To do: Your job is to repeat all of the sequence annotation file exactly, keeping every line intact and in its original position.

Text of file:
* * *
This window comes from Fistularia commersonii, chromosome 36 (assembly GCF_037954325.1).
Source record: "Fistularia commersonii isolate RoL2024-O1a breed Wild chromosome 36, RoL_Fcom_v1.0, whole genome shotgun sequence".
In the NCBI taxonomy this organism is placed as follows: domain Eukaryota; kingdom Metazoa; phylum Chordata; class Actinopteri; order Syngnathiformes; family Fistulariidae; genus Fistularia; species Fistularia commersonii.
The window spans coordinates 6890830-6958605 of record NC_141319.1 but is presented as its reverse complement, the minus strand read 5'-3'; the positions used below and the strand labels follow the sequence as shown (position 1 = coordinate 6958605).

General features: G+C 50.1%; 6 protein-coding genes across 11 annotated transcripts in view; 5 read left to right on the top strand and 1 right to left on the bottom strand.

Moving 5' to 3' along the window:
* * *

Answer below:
This window comes from Fistularia commersonii, chromosome 36 (assembly GCF_037954325.1).
Source record: "Fistularia commersonii isolate RoL2024-O1a breed Wild chromosome 36, RoL_Fcom_v1.0, whole genome shotgun sequence".
In the NCBI taxonomy this organism is placed as follows: domain Eukaryota; kingdom Metazoa; phylum Chordata; class Actinopteri; order Syngnathiformes; family Fistulariidae; genus Fistularia; species Fistularia commersonii.
The window spans coordinates 6890830-6958605 of record NC_141319.1 but is presented as its reverse complement, the minus strand read 5'-3'; the positions used below and the strand labels follow the sequence as shown (position 1 = coordinate 6958605).

General features: G+C 50.1%; 6 protein-coding genes across 11 annotated transcripts in view; 5 read left to right on the top strand and 1 right to left on the bottom strand.

Moving 5' to 3' along the window: